September 30 - October 02, 2020
10:30am - 6pm ET
Ford Is Using Data to Improve Safety and Service in the City of Tomorrow
Brought to you by WBR Insights
The population is expanding rapidly—so rapidly that the number of people walking this planet is predicted to hit 8 billion by 2030. This means new challenges for city infrastructure development and mobility.
As the global population grows, the reliance on cities will become ever more important. By 2050—a mere 30 years away—it's thought that approximately 70% of people around the world will live in cities—a figure already being met and exceeded in many developed countries. This increasing reliance on urban environments will bring with it many challenges, from sewerage and healthcare to infrastructure and energy, but at the core of almost everything will be transport and mobility.
These needs require fresh thinking from innovators in the transportation industry. Naturally, given the era in which we live, digital technology is going to play a significant role in this future, and Ford already has some great ideas.
In partnership with Wired Consulting, Ford Mobility has recently commissioned a report into the needs of the city of the future and has put forward suggestions on how these challenges might be solved. The report was composed after Ford convened a series of City of Tomorrow Symposiums, bringing together urban planners, transport experts, local politicians, technology leaders, and academics to explore the challenges facing urban mobility over the coming years.
"At the core of this urban challenge is mobility," reads the report. "People must move for work and for leisure, and to access many of the services on which they depend. At the same time, the goods that they need or desire must be manufactured and brought to convenient locations, whether retail outlets or the consumer's front door. And all of this movement—this shifting labyrinth of goods, services and people—must compete for a finite share of the urban footprint, along with buildings, utility networks, and the residents themselves."
The report goes on to list four factors that must be considered if the city of tomorrow is going to get mobility right - accessibility, efficiency, planning, and safety. Each of these facets of urban mobility is essential, and we could easily write a full-length article on them.
However, safety is the area in which Ford has already been making inroads. The automaker has connections to the world of field service provision and, specifically, predictive maintenance.
Safety and Service
To get started on improving the safety of our city streets, Ford has recently completed a trial of using connected vehicles to assess on-site observations of road-traffic collisions and other related incidents.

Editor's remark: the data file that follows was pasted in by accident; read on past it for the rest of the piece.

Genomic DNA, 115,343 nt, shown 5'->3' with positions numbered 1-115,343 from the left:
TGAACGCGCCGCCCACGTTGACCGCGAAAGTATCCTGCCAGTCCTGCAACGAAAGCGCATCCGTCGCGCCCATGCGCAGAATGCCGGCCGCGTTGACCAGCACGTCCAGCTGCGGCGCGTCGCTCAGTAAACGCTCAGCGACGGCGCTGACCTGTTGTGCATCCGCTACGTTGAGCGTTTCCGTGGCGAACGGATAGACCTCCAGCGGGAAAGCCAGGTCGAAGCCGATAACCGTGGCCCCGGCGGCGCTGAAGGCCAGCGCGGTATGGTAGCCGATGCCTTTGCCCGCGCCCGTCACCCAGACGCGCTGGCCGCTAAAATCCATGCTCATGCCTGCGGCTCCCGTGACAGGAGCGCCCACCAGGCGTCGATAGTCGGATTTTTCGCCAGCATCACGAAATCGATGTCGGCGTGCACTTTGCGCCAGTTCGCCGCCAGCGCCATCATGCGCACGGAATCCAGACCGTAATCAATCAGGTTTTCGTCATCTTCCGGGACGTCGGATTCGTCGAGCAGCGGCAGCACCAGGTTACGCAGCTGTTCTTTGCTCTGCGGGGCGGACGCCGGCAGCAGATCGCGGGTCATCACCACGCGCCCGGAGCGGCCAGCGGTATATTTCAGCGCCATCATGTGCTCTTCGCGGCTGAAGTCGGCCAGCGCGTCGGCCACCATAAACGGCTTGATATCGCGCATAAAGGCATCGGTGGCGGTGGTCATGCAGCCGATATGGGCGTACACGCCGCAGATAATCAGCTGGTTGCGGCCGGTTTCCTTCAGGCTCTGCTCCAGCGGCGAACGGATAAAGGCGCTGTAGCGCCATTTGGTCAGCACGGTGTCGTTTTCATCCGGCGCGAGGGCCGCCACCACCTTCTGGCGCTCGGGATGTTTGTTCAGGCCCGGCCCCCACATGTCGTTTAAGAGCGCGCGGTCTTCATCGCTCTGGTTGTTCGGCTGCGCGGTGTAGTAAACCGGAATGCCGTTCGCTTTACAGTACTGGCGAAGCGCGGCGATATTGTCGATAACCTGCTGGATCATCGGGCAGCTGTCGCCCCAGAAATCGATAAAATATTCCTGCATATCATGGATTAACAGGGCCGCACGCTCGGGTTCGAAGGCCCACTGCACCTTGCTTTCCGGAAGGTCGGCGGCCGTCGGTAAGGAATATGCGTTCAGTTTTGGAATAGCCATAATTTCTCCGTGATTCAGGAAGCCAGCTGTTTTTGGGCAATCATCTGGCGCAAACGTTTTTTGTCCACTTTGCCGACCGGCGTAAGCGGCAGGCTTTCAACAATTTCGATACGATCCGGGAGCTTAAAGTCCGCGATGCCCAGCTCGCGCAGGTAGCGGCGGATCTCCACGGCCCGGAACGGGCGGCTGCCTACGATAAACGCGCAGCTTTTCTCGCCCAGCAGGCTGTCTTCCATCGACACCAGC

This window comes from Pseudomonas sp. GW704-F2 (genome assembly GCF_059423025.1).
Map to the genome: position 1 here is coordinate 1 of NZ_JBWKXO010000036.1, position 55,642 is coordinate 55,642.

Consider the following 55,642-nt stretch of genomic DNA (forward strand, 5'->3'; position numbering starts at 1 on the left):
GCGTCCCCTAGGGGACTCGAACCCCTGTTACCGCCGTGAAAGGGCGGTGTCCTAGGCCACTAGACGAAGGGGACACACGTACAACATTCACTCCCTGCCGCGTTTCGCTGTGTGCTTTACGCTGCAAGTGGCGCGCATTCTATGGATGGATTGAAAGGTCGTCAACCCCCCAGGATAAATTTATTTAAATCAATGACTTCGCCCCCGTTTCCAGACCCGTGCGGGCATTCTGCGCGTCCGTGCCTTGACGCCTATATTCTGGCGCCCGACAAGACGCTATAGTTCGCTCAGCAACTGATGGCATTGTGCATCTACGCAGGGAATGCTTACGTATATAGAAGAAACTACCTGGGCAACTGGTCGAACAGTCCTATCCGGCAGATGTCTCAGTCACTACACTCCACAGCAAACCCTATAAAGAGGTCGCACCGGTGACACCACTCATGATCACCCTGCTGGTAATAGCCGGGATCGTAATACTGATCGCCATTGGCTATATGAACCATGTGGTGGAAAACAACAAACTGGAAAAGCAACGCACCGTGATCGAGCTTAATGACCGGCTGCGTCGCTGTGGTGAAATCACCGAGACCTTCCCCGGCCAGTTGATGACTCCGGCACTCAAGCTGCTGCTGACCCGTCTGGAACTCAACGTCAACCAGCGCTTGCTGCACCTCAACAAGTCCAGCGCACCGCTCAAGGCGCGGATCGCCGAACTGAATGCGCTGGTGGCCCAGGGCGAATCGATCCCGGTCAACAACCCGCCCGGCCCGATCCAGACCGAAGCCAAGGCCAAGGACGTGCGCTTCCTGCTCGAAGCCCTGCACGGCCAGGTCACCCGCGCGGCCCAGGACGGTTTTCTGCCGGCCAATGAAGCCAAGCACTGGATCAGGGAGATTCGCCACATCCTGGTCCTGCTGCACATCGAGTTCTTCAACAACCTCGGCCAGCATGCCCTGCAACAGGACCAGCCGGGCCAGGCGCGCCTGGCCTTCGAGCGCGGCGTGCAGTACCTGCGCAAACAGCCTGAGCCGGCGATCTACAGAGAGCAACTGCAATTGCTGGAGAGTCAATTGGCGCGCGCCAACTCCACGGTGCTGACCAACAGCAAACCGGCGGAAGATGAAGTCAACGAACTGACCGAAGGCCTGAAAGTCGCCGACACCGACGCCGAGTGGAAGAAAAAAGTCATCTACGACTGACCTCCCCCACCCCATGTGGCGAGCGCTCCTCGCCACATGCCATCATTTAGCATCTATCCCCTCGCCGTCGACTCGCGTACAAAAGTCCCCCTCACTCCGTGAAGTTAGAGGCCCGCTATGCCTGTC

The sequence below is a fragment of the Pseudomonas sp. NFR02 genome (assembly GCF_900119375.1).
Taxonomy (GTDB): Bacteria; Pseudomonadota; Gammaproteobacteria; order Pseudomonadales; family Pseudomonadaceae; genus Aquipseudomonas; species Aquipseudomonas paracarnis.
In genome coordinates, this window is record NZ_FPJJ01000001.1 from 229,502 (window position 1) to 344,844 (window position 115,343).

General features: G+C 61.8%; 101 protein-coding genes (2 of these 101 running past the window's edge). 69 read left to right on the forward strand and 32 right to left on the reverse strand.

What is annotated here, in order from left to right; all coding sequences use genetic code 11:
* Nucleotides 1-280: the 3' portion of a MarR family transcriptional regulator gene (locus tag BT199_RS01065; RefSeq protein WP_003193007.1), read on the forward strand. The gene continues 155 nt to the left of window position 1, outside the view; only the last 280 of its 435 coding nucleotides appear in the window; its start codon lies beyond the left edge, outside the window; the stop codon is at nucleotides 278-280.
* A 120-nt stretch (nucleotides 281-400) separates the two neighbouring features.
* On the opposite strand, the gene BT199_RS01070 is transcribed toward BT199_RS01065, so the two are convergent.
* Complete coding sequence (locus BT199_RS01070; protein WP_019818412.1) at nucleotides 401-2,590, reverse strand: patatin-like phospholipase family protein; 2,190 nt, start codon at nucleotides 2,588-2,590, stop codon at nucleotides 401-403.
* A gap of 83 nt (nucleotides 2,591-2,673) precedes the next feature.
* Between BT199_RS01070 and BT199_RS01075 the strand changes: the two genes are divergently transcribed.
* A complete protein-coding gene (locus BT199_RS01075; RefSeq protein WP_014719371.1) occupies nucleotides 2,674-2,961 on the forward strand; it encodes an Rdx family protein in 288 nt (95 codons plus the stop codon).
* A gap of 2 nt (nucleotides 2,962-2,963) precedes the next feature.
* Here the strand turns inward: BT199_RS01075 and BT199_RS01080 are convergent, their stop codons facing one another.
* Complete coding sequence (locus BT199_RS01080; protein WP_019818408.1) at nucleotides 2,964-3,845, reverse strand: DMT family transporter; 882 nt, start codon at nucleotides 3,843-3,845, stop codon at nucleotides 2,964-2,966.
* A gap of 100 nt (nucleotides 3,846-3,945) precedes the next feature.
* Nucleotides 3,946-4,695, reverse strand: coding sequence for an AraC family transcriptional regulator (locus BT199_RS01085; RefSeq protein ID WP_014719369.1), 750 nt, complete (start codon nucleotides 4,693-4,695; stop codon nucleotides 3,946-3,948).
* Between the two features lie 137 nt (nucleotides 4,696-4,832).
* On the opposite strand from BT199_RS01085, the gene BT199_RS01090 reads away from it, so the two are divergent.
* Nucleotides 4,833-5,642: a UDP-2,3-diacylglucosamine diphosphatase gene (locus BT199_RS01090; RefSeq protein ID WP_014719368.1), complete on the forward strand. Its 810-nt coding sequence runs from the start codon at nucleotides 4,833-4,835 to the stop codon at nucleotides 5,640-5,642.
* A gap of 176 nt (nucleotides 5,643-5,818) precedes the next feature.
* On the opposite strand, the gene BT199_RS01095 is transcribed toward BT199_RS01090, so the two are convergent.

The study was carried out over two years and aims to inform city planning and maintenance by using data and advanced analytics to make relatively simple improvements to areas of concern around roads and junctions. Indicators such as sharp braking or hazard light usage, can—when correlated with historical accident data—be used to identify which stretches of road were most likely to experience a road safety incident in the future.
With connected vehicles able to gather this information and feed it back to vehicle manufacturers, they can gain a holistic view of accident or near-miss data and relay it to the appropriate council departments.
"Using data to identify where safety incidents are most likely to occur is one thing—proving the concept works is another," said Project Lead for City Insights at Ford Mobility Europe, Jon Scott. "We have now taken the innovative predictive road safety concept we introduced last year one step further by engaging with civil engineering experts to better understand the reasons behind safety incidents at these locations and make suggestions on how to address them."
UK road safety and traffic management brand Traffic Watch UK has been working with Ford to capture and analyze data from eight of the country's most notorious safety hotspots.
A combination of connected vehicle technology and infrastructure such as traffic cameras enabled Ford to identify driver behaviors and road conditions, including traffic signal jumping by drivers and cyclists, illegible road signs due to overgrown trees or incorrect orientation, poor road surface conditions, and narrow lanes creating conflict between road users—which could be contributing to an increase in safety incidents at those locations.
"It is probably no coincidence that where Ford's analysis identified harsh braking and steering, we also found evidence of traffic light offences and obscured road signs," said Managing Director of Traffic Watch UK, Amanda Wickens. "Without a doubt, there is a real opportunity for intelligent connected technology and vehicle data analysis to help reduce the occurrence of road incidents in the future."
Using predictive analytics to make our roads a safer place to travel is an important step on the path to the city of tomorrow. Thanks to Ford already innovating in this space, the future is looking bright for our urban environments.
Advanced analytics is sure to be a hot topic at Field Service Palm Springs 2020, taking place in April at the JW Marriott Palm Desert Resort & Spa, CA.
Download the agenda today for more information and insights.